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Yr Hen Iaith, part thirty six: Elis Gruffydd and the Boundaries of Welsh Writing

17 Mar 2024 11 minute read
Cronicl o Wech Oesoedd by Elis Gruffydd (National Library of Wales)

We continue the  history of Welsh literature to accompany the second series of podcasts in which Jerry Hunter guides fellow academic Richard Wyn Jones through the centuries.  This is episode 36.

Jerry Hunter

The longest narrative work ever written in Welsh was not produced in Wales. The text in question is the massive chronicle composed by Elis Gruffydd between c. 1530 and 1552, a staggeringly ambitious account of world history which begins with the biblical Creation and ends in the early 1550s.

It contains nearly 2,500 large manuscript pages, each one crammed with enough writing to fill a typed A4 page today.

If we can see his work as a boundary-breaking literary achievement, Elis himself led a life which crossed geographical boundaries.

This most industrious of Welsh writers was originally from Gronant, Gwespyr, in the parish of Llanasa, Flintshire.

Born between c.1485 and c.1495, he belonged to the uchelwr or gentry class, although his family was comparatively impoverished. We know nothing of his early life, but he learned to write before leaving the land of his birth.

Given his intellectual curiosity, it is likely that Elis Gruffydd would’ve attended university if his family could’ve afforded it.

Instead, he joined Henry VIII’s army as a young man and took part in several military campaigns on the continent.


Having served with Sir Robert Wingfield while in the army, Elis later took up civilian employment in the 1520s as the keeper of that English magnate’s London house.

He returned to soldiering at the end of that decade, after gaining a position in the Calais garrison, posted to keep the French from recapturing the English king’s last foothold in their land.

It was there that he wrote his chronicle of Chwech Oes y Byd, ‘The Six Ages of the World’. This Welsh literary milestone was produced by a solider writing in his spare time.

After completing the final part of his chronicle in 1552, Elis sent it home to Flintshire, including a kind of address on one of his manuscript’s large pages:

Da y delych di o feddiant Elis Gruffydd, sawdiwr o Galis, i feddiant Tomas fab Tomas fab Siôn fab Gruffudd Fychan i Bant-y-Llongdy yng Ngwespyr, o fewn plwyf Llan Asaph yn sir y Fflint o fewn Tegangyl.

‘Well may you come from the possession of Elis Gruffydd, soldier of Calais, to the possession of Tomas fab Tomas fab Siôn fab Gruffudd Fycan, to Pant-y-Llongdy in Gwespyr, in the parish of Llanasa in Flintshire in Tegeingl.’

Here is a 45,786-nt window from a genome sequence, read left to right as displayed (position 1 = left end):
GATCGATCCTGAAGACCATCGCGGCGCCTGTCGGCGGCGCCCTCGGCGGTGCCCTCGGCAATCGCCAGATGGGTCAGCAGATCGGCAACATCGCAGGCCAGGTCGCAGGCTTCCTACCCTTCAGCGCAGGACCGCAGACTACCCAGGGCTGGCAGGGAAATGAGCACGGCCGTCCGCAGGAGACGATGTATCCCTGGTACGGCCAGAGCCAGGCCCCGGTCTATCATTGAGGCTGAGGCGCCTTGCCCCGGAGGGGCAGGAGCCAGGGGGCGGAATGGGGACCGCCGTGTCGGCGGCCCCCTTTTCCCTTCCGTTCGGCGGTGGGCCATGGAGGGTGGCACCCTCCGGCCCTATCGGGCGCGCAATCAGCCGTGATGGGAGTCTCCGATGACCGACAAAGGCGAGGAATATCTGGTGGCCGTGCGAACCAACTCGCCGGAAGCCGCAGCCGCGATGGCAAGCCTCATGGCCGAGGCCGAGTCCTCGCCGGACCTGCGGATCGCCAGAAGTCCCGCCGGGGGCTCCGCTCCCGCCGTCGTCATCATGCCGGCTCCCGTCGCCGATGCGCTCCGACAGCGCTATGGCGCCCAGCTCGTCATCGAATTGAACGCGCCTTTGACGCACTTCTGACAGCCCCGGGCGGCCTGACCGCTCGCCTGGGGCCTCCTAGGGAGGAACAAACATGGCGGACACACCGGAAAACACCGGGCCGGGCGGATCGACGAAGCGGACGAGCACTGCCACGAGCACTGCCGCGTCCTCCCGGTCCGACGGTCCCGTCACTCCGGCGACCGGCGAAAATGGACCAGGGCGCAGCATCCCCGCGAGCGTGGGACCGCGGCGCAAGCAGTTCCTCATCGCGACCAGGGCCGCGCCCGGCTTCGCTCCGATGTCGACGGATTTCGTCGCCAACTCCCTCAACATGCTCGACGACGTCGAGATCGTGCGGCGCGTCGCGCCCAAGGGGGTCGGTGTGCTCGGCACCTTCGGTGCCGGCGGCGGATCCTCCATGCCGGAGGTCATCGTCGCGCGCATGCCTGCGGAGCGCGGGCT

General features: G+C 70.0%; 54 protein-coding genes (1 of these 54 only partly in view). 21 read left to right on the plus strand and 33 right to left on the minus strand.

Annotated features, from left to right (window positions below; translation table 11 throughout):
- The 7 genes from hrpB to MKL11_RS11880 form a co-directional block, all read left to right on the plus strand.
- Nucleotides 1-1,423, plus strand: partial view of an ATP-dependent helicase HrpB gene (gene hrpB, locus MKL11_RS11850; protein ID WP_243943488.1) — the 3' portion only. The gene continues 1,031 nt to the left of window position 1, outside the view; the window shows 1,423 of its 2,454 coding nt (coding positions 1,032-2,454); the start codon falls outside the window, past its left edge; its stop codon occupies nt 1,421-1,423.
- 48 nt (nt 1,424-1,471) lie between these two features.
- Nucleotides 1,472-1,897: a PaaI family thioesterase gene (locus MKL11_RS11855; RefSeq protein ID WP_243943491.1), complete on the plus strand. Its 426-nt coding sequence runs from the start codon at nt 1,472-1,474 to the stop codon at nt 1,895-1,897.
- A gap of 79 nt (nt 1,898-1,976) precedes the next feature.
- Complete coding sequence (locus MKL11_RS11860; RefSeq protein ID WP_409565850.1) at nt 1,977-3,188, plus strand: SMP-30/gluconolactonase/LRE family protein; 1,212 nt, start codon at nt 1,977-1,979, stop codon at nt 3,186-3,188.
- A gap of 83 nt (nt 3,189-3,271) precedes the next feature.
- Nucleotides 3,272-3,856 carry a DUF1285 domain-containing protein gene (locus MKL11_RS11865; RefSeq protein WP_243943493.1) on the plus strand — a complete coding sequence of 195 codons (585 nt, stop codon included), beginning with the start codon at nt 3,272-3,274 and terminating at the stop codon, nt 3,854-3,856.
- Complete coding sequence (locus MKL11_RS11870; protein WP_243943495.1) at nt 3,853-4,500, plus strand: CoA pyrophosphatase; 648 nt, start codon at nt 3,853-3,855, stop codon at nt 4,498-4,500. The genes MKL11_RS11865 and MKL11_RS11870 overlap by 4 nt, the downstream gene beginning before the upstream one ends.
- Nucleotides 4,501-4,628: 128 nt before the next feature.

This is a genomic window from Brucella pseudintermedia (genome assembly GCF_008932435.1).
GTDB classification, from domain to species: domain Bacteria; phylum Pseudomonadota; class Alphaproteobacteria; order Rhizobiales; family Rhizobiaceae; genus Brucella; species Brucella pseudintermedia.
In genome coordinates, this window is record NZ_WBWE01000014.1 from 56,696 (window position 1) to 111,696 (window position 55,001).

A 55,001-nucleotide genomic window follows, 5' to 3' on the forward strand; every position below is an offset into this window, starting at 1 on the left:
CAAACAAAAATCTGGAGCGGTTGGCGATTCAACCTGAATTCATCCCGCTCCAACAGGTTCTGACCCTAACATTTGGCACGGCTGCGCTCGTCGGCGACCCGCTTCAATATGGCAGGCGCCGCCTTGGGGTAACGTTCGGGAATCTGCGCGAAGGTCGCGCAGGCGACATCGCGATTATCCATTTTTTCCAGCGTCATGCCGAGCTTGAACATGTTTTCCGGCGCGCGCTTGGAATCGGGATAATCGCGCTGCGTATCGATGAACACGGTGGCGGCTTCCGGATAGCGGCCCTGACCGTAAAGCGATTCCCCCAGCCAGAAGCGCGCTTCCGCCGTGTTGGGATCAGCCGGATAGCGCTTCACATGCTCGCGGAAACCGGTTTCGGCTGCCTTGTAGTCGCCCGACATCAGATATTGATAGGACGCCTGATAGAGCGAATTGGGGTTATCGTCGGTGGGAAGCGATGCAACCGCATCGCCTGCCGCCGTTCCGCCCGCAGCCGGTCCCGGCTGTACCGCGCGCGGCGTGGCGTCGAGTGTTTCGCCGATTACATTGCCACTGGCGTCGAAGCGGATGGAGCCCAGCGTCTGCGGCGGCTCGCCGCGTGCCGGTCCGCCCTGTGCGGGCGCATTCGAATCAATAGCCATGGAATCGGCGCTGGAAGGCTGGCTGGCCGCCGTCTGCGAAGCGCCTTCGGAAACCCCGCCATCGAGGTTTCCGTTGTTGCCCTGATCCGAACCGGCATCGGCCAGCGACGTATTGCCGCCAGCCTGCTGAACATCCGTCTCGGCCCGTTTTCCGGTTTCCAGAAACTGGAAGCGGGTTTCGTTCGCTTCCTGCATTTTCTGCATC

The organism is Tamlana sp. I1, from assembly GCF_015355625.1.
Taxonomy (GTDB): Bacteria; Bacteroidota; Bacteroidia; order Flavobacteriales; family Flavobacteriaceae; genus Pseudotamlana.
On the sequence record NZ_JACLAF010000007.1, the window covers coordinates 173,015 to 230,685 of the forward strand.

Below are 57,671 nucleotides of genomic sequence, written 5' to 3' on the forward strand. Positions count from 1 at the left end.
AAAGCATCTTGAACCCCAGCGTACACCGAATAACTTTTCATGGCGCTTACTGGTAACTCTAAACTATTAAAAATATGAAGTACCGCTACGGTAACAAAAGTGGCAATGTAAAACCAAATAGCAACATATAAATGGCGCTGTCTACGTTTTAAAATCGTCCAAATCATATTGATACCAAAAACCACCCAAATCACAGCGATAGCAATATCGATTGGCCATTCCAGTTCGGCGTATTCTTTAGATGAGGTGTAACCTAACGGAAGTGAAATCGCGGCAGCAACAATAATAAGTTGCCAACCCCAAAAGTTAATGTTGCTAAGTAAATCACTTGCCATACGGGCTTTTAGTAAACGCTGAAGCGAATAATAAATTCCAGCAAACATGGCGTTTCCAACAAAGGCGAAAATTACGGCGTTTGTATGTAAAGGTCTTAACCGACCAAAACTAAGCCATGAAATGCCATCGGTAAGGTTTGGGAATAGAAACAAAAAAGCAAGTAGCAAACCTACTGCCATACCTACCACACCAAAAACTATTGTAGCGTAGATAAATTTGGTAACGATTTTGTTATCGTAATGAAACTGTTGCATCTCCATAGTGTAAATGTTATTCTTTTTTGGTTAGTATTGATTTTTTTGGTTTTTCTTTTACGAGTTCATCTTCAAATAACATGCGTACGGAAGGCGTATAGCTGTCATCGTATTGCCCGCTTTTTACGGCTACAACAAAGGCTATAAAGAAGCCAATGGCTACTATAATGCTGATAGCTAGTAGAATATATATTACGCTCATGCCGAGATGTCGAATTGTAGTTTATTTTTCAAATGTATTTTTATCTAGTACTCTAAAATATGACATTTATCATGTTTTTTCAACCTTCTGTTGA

There is no evidence that Elis Gruffydd ever returned to Wales after leaving in his youth to follow the life of a soldier. However, he wrote in Welsh for a Welsh readership back in Wales.


In presenting his work to this readership, Elis engages in a complex rhetorical maneuver, exhibiting a kind of supplication common in the period while also drawing attention to the uniqueness of his work.

He flatters his readers with a dizzying assemblage of similes, each one describing the author as a simple instrument designed to help more capable men do more important work.

Elis writes that he is like ‘the spur to make the horse walk, run or trot faster’ (yr ysbardun i wneuthud i’r march gerdded, rhedeg, neu duthio ynghynt ) or ‘a whetstone’ (agallen) which ‘learned men’ (gwŷr dysgedig) can use ‘to sharpen their knives’ (i hogi eu cyllyll) so that they can in turn sharpen their writing instruments in order to ‘smooth out and perfect’ (i lyfynhau ac i berffeithio) the chronicler’s rough work.

His text is like a field ‘prepared’ ([b]raenaru) and turned into ‘big awkward furrows’ (yn gwysau mawr balciog), ready for others to plough and plant with seed.

Finally, after pretending to belittle himself thoroughly with these comparisons (while simultaneously dazzling the reader with his imaginative verbosity), Elis Gruffydd ends his presentation by suggesting something entirely different:

nid wyf yn cymeryd arnaf amgenach na gwr syml disas diddysg anwybodol a fai yn cymeryd arno fod yn ben llongwr i lywio ac i gyfarwyddo llongiad o wyr o fliant ac anrhydedd dros fôr llydan i wlad yn yr hon ni buasai neb ohonynt hwy erioed yn y blaen.

‘I don’t pretend to be anything other than a simple, common uneducated and unknowledgeable man who pretends to be a ship captain steering and navigating a ship full of men of fine fabric and honor across a wide sea to a country in which none of them have ever been before.’

Apparently genuflecting once more before his readers, protesting that he is simple and uneducated by comparison, he is also stressing that he his presenting them with something the likes of which they have never seen before.

If the author himself was living across the sea in Calais, he was taking Welsh readers to a new literary land.

Elis Gruffydd employed a large variety of sources when compiling his sprawling history of the world, including Welsh folktales encountered during his youth, manuscripts containing medieval Welsh historiographical texts, and printed English chronicles.

Given that Elis recorded events to which he was an eye-witness and often wrote in an intimate first-person authorial voice, we might argue – at the risk of anachronism – that later parts of the chronicle be seen as the first autobiography in the Welsh language.

Social network

Many of the contemporary events which he recorded came to him by word of mouth, thanks to the army’s lively Welsh social network to which Elis belonged.

During his time in London, the man from Flintshire was one of many Welsh people serving in the corridors of power, and he had many friends who brought him rumors, news and stories from the highest of places.